Page 14 - THE Journal, October/November 2018
P. 14

Nancy Battaglia
Skokie School District 68, IL Students: 1,800
Schools: 5
Size of her organization: 4
Melissa Dodd
San Francisco Unified School District, CA Students: 57,000
Schools: 133
Size of her organization: 100
Ellen Dorr
Renton School District, WA Students: 15,000
Schools: 25
Size of her organization: 35
Pete Just
Metropolitan School District of Wayne Township, IN Students: 16,303
Schools: 19
Size of his organization: 54
Daniel Smith
Washington County Schools, Plymouth, NC Students: 1,500
Schools: 6
Size of his organization: 3
Project Tomorrow recently re- leased its annual Speak Up results regarding digital learning. It found that 78 percent of teachers were “not very comfortable” facilitating student use of digital devices. What role can the IT organization play in addressing that?
Melissa Dodd: On Monday we had about a thousand educators come together for what we call our Digital District Day. It’s a day of hands-on engaging learning on building teachers’ essential skills so that they can help their students build those skills. We do one-hour workshops and they can put together their schedule based on their interest areas, content areas, grade
levels. They personalize their learning for the day. Then we offer additional learning opportunities that are both face to face as well as online throughout the year. The other thing we do is [team] up with our curriculum partners to weave in technolo- gies so teachers are building their comfort level as they’re learning content or instruc- tional practices and strategies.
Daniel Smith: The older, more seasoned generation of teachers is retiring out. I spent a decade handholding teachers just on: “Click on the selection on the screen.” “Do I left-click or right-click?” “Well,
try one and if that doesn’t work try the other one. You have a 50-50 chance.” Fast forward to yesterday. I did an orientation
for new teachers. My normal three-hour spiel was cut down to 40 minutes because
I could go straight to the meat-and- potatoes—”Let me give you some great ex- amples of what good teaching and learning looks like with technology integrated as a seamless piece.” Our teachers are becom- ing more digital natives as time goes on.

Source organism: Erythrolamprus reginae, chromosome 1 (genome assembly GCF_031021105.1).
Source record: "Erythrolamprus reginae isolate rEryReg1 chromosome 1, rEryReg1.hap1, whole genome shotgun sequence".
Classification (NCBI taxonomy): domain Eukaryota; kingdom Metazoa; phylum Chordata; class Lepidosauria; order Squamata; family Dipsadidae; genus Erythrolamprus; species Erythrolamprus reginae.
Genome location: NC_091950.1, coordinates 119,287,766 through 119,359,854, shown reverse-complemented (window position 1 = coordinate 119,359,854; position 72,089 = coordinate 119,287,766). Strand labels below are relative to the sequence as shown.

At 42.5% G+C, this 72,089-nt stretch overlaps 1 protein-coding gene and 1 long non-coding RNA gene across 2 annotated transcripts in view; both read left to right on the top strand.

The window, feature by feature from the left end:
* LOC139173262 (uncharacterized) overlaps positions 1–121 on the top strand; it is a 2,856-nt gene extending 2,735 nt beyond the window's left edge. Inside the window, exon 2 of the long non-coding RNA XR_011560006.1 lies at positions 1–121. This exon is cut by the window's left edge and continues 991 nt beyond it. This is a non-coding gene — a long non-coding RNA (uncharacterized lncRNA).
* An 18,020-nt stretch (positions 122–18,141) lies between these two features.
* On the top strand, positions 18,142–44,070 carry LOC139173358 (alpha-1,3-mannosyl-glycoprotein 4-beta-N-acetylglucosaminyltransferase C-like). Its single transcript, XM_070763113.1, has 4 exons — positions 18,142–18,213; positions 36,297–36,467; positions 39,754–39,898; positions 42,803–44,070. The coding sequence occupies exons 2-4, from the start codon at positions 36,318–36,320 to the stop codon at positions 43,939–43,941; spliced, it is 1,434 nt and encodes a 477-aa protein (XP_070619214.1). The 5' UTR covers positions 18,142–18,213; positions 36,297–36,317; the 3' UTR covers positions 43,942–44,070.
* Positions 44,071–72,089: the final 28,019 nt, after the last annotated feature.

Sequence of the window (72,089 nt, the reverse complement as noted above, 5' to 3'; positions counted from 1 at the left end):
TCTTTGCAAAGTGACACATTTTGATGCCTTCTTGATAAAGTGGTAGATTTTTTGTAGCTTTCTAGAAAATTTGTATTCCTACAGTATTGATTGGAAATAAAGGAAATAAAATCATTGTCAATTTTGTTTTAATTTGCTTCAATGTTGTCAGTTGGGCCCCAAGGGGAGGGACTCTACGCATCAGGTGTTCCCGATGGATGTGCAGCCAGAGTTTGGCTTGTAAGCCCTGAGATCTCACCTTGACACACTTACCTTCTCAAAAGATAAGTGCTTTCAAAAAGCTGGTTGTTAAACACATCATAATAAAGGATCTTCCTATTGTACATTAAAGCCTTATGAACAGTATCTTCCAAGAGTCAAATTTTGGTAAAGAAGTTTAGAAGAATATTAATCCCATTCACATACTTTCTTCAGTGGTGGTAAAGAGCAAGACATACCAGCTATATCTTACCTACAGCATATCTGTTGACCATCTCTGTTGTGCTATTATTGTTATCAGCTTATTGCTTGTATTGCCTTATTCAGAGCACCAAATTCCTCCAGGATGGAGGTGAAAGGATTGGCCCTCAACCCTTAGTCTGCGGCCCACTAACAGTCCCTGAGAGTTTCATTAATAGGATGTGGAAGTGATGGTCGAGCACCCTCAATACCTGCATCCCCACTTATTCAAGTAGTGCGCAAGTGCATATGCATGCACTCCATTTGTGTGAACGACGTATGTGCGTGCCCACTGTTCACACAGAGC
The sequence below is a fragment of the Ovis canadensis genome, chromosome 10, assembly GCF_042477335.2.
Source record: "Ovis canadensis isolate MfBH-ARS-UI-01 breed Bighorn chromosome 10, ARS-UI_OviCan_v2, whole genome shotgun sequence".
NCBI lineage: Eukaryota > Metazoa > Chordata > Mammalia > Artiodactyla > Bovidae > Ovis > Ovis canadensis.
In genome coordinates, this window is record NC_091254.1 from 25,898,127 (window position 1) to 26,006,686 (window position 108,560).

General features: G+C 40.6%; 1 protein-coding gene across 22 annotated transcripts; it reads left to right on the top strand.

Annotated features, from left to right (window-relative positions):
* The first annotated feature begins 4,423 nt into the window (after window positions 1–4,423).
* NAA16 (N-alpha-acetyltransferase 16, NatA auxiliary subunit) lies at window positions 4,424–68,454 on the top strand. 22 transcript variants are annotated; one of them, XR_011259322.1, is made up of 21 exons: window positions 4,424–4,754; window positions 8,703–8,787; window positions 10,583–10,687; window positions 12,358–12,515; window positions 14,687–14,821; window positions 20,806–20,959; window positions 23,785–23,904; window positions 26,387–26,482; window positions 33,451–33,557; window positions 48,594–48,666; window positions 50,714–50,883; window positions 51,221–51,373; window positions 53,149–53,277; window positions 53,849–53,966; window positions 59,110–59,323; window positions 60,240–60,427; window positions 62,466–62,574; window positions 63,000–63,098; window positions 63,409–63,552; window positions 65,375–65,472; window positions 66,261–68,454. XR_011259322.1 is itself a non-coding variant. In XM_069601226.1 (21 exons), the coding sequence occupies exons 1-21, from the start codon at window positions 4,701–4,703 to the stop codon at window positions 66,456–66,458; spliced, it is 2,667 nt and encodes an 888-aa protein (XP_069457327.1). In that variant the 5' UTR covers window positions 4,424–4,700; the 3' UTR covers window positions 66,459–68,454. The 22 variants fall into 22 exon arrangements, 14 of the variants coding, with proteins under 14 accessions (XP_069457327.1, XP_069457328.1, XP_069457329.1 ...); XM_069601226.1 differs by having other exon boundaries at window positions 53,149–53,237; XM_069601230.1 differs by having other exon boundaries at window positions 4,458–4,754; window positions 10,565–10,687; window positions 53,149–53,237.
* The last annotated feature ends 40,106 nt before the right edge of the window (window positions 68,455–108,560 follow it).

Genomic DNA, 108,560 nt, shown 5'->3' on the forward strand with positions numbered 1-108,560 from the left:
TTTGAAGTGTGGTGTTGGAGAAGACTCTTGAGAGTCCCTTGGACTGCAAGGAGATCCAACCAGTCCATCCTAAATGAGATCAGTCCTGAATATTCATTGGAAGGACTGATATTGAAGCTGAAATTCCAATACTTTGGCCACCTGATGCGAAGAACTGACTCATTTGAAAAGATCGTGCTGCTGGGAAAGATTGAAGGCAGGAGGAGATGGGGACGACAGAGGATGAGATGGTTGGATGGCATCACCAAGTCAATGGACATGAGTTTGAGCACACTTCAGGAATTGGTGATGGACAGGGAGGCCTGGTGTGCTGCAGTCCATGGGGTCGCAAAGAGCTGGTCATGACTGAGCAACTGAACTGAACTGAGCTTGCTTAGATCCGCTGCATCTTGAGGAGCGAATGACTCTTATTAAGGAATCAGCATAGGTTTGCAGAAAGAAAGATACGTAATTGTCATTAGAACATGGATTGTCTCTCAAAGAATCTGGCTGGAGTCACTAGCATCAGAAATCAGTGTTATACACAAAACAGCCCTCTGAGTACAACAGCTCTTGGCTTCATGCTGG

Pete Just: We started using BrightBytes five years ago. Twice a year, we’re doing self-assessments and tracking how teach- ers feel. It is important to get an idea of what they feel about the adoption of these devices, these tools that we’ve provided for their students. What we’ve seen is that it’s been slow, but the classroom part of that evaluation has gone up maybe one or two percent every single time we’ve asked. We have a nice trajectory, and I think that this is going to continue. What we saw this year actually was a bit of an inflection point, where we increased at a greater rate than we ever had before. We’re starting to see teachers understand the value that we can bring in terms of efficiency and in terms of access with these opportunities that they hadn’t seen before.
We’re going into a second and third generation of digital device usage by many schools. Is it proving to be financially sustainable, and is your district able to prove the value of the use of tech in learning?
Ellen Dorr: We are very fortunate to have a tech levy supported by our community. So that’s one way that we’re able to [make it sustainable]. We’re 1-to-1 with Chrome- books, and the price point on those is pretty fantastic. We’re able to make that shift. We still have some specific needs in certain departments. For example, in sci- ence we have probeware that doesn’t work on Chromebooks, so we have to have some other devices as well, but we are finding that to be sustainable. In terms of proving the value, we are working on collecting evidence for that. Starting this year, we have four big metrics we’re going to be looking at:

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